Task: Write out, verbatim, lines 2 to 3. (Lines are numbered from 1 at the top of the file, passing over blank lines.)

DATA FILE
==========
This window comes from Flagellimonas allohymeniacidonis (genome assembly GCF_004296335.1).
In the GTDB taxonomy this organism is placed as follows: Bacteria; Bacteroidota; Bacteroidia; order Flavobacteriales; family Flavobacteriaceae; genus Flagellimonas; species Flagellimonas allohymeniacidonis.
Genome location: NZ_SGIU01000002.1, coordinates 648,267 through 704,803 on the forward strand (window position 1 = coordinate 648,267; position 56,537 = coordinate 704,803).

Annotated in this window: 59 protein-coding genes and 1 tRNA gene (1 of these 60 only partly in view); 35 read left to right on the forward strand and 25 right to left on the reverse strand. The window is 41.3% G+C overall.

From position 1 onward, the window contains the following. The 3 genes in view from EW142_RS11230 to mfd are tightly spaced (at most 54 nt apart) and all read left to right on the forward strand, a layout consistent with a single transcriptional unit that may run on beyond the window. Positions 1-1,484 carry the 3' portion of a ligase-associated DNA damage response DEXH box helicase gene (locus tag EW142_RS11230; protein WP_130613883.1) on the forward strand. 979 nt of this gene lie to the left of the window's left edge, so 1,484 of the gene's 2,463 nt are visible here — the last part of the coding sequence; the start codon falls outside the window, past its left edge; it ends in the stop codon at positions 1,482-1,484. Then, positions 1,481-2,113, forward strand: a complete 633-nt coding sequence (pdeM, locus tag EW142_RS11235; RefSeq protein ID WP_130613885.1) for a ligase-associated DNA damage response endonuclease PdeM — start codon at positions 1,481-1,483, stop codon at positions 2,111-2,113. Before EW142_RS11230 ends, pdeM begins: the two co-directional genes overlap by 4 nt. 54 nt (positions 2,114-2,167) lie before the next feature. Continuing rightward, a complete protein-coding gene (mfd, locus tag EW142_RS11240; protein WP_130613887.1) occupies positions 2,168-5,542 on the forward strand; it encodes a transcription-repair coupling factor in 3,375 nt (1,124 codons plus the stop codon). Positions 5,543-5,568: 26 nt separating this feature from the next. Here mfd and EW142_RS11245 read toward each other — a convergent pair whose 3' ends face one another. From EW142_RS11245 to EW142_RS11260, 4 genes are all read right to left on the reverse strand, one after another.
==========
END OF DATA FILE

In the GTDB taxonomy this organism is placed as follows: Bacteria; Bacteroidota; Bacteroidia; order Flavobacteriales; family Flavobacteriaceae; genus Flagellimonas; species Flagellimonas allohymeniacidonis.
Genome location: NZ_SGIU01000002.1, coordinates 648,267 through 704,803 on the forward strand (window position 1 = coordinate 648,267; position 56,537 = coordinate 704,803).